Typically when the term “inclusion” crops up in the world of filmmaking, it refers to women or individuals of color but more and more we’ve started to see the term take on additional meaning as “inclusion” begins to encompass many other human characteristics including disabilities.
Enter writer/director Ashley Eakin. Eakin suffers from a rare bone disease known as Olliers and Maffucci Syndrome. While she’s adapted and manages just fine on her own, the looks and comments she receives from strangers don’t often come across as they may have been intended. Enter Single.
Eakin’s third short film tackles preconceptions about people with disabilities in the best way possible: with a laugh. The short stars Delaney Feener (a rising star on stage and television) as Kim and Jordan Wiseley (a reality-TV star who is also making inroads into scripted projects) as Jake.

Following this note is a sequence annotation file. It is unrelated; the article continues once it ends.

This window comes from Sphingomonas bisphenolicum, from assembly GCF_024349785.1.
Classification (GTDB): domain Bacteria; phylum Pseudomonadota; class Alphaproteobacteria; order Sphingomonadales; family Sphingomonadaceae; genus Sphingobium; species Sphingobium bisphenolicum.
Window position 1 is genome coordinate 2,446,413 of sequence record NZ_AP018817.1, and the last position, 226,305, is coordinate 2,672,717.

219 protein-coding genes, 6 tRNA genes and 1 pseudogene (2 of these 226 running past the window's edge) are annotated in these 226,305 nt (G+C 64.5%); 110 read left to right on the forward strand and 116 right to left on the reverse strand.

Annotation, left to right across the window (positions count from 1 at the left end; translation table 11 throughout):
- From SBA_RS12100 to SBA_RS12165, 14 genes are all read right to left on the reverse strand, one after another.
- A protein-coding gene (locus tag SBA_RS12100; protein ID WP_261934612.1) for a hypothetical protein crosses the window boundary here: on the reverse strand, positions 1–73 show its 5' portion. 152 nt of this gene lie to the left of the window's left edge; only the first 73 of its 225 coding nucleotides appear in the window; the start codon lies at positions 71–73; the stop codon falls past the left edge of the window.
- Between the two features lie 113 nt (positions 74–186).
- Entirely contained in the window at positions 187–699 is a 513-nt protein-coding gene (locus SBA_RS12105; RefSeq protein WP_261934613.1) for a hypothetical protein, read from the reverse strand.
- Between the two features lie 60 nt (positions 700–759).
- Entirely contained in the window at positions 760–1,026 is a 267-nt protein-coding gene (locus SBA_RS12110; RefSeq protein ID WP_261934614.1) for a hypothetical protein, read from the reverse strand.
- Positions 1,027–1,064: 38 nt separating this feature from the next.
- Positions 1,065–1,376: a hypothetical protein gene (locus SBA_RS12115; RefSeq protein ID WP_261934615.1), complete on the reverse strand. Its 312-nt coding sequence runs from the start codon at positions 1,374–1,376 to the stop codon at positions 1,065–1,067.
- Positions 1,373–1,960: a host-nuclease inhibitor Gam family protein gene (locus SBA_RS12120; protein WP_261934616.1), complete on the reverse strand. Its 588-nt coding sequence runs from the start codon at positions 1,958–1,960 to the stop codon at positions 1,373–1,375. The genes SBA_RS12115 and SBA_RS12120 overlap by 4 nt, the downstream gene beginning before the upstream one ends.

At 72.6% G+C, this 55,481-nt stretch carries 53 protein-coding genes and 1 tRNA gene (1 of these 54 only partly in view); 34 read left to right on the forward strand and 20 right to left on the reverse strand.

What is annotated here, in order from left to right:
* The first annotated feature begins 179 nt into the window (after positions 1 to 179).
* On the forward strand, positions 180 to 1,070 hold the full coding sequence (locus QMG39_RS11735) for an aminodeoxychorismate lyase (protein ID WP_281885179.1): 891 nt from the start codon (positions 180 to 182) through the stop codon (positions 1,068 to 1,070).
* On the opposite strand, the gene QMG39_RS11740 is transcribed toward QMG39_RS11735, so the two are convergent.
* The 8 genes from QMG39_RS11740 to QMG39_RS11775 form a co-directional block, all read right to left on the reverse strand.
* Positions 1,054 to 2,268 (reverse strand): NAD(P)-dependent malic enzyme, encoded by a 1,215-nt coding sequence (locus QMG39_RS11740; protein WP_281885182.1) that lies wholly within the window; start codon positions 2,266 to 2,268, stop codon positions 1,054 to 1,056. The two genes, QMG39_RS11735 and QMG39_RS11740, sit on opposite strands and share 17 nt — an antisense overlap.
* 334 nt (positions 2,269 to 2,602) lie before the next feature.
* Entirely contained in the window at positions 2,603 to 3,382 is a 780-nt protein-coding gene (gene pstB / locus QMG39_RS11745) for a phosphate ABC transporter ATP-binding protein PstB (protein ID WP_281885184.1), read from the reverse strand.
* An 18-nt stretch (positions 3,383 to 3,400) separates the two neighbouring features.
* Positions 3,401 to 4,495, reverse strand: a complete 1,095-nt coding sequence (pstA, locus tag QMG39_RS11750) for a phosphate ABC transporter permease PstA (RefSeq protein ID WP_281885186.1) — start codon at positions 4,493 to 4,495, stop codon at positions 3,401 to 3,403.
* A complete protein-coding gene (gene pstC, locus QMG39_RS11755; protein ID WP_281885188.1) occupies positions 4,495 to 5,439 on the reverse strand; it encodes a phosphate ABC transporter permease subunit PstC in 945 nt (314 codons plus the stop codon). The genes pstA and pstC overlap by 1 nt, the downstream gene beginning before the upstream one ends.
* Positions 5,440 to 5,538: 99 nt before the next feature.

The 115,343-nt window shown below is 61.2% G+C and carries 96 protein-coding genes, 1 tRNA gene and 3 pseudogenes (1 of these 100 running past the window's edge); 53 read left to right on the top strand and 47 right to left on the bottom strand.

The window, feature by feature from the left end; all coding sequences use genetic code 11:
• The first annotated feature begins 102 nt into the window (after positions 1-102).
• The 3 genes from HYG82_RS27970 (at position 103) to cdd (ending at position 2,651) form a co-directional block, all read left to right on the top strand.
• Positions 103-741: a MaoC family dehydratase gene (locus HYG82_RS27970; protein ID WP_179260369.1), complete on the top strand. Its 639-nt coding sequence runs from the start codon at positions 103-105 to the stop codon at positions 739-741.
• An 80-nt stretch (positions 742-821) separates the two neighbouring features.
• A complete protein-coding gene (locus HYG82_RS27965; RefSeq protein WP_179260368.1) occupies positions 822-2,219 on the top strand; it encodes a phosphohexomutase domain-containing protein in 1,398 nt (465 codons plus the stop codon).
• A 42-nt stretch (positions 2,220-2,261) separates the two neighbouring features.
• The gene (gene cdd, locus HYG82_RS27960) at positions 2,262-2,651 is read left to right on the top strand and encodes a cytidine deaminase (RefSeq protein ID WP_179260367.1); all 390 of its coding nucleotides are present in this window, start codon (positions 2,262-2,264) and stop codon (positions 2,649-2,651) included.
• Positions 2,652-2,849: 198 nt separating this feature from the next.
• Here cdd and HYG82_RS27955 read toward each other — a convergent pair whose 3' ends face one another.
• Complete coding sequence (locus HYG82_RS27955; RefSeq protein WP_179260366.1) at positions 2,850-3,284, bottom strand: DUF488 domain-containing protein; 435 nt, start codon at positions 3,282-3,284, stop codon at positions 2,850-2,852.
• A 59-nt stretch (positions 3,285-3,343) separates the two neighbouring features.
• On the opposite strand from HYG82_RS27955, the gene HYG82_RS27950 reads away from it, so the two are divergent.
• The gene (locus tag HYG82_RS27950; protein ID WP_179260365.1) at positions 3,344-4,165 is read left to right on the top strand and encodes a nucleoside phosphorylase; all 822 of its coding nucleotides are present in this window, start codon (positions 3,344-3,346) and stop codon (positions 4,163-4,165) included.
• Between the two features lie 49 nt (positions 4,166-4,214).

The two are set-up on a blind date by a mutual friend but almost immediately after meeting, Kim is turned off. She and Jake are both physically disabled and it seems the only reason this mutual friend set them up is because of that reason. Talk about presumptuous.
Eakin does an outstanding job with Single which is a wonderfully charming comedy with some big things to say about dating, relationships, presumptions and perhaps most importantly, our attitudes towards people with disabilities. Eakin’s sense of comedic timing is impeccable and the sight gags she uses are wonderfully effective. It certainly helps that Eakin’s whip smart script is brought to life by Feener and Wiseley, two huge talents who are instantly likable, charming and charismatic.
I love Single. It’s smart, funny and short! While I appreciate a condensed package, I do hope that Eakin is soon given the opportunity to direct a feature and when she does, that she takes both Feener and Wiseley with her; I’d love to see how the relationship between these two develops.